Cropped at Create Upstate

Ken Woodworth

This year’s Create Upstate in Syracuse, NY brought in six fabulous speakers, a day full of workshops, live t-shirt printing, a huge marketplace, and twice the space at the venue. Being one of Create Upstate’s three organizers, I had a vested interest in finding a way for Aten to be involved in the event beyond sponsorship. We were thrilled to help bring the inaugural version of “Cropped” to Create Upstate 2016. Cropped is a live design competition pitting designers from across Upstate against each other in a battle to see who has the chops and who gets cropped.


A little background

As planning for 2016 began we knew that we wanted to add something different to this year’s schedule that would get people excited about their design community and give them a break during the day. The first idea for an activity was something that involved all attendees, splitting folks into teams that would work together to make something. We eventually scrapped this idea in favor of something more manageable that wouldn’t force people to participate if they didn’t want to. Thus, “Cropped” was born.


The People

Teams

A few weeks before the event, we sent out a poll to the Upstate NY design community, asking them to nominate an exemplary local designer. A selection of the nominees became our contestants. We created teams of three to represent the West, Central and East regions of Upstate NY. We also shared very few details with each team. Surprises are fun! Check out the rosters:

Upstate East: Emily Jahn, Curtis Canham, and Ira Marcks

Judges

For judging, we pulled in four amazingly talented designers we knew could provide witty commentary and pointed feedback to the contestants. We invited Anne Jordan, Marc Stress, Amy Papaelias, and Doug Bartow (last year’s MC) to be judges. You couldn't ask for a more "Fontastic" group of experts.

Our Judges, The Fontastic Four: Anne Jordan, Marc Stress, Amy Papaelias, and Doug Bartow

The Event

Theme

Each team was given 10 minutes to brainstorm what they would create given the theme: “The future of design is…” Working together they sketched out ideas on paper and on the 40x60” foam board given to each team. Following the planning phase, one person from each team jumped into Round 1 where they had 15 minutes to lay down the initial details of their team’s piece. For Round 2, the second team member had 10 minutes to add to the composition. Finally, Round 3 gave the last team member 10 more minutes to bring the whole thing home.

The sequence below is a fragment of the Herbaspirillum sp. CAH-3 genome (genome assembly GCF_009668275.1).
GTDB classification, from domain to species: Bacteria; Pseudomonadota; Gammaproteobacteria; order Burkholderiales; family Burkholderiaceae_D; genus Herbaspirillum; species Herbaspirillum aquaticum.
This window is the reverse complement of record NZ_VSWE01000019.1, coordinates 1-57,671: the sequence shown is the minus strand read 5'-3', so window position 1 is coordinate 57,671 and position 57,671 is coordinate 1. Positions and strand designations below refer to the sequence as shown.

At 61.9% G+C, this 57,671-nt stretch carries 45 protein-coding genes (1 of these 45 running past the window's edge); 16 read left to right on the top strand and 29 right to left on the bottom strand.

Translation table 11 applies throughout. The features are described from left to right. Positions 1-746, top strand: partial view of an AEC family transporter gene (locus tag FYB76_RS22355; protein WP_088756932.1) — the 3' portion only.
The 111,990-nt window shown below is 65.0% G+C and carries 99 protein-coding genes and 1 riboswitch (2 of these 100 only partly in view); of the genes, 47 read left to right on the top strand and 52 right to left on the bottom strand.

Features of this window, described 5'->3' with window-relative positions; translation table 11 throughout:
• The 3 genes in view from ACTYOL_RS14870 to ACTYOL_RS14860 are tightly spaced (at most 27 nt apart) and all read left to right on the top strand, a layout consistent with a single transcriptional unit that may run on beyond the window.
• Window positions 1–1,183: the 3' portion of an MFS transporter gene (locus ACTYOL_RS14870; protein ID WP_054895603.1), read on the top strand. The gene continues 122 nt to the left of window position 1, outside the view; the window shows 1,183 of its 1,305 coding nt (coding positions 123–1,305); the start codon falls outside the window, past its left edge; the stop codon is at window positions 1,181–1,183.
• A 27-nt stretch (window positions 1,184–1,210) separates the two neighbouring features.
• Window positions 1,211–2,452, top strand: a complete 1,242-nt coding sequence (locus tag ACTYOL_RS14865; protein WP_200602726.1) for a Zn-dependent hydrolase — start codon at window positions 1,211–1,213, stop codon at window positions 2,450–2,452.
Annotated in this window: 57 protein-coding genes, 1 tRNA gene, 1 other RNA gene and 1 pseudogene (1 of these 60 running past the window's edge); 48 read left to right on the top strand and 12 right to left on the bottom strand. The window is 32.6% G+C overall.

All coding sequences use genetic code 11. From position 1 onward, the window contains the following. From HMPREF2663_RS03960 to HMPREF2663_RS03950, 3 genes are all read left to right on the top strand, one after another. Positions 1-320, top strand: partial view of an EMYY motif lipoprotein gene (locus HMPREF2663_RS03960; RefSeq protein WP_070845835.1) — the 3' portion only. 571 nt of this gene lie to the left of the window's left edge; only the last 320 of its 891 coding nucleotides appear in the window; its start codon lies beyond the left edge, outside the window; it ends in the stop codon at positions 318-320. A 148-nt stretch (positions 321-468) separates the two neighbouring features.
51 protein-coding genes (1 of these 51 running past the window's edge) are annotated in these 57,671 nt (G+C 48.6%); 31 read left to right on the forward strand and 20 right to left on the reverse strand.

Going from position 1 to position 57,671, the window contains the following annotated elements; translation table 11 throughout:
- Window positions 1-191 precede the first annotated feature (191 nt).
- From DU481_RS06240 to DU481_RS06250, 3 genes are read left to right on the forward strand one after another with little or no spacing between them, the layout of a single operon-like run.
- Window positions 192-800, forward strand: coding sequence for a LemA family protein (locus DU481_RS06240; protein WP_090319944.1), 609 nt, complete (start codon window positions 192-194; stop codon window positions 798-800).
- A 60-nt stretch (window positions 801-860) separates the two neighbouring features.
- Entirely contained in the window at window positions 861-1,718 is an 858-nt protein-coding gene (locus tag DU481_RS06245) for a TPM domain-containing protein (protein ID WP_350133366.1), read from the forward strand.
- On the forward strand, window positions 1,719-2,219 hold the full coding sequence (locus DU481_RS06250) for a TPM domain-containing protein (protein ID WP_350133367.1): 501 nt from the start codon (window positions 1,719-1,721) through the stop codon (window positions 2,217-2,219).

Materials

The twist in Cropped is that the contestants didn’t know what materials they would have to use. Each round presented different materials that presented their own challenges. We laid out materials in closed boxes that were opened at the beginning of each round, so contestants didn’t even have time to prepare for how to use them. Here’s a breakdown of the materials given to each team:

Timing

I even got to build a fun timer app that ran during the event, making sure teams knew just how little time they had left!


The Results

You can see for yourself but each team created a unique vision for the future of design. Whether it’s “Making better bull****” or a journey into the unknown, it’s sure to be an adventure. I think Ira Marks from team Upstate West said it best when he said, “The people change but the tools stay the same… Or something else!” Congratulations to the Cropped 2016 winners from Upstate West!

Cropped was a huge success. Getting designers from across Upstate NY together and watching them create made for a very entertaining hour. Aten was thrilled to be able to play a part in such a creative endeavor. We’re already talking about how we can make Cropped better for next year.

Have ideas for making Cropped even better? Let us know in the comments!


About the Author

Ken has helped create beautiful work for amazing clients including Stanford, The World Resources Institute, The Smithsonian, Colonial Williamsburg, and Habitat for Humanity. Ken has a gift for creating beautiful, intuitive design systems for even the most complex requirements, and his design capabilities are matched by a thorough understanding and ability in multiple front-end technologies.

Read More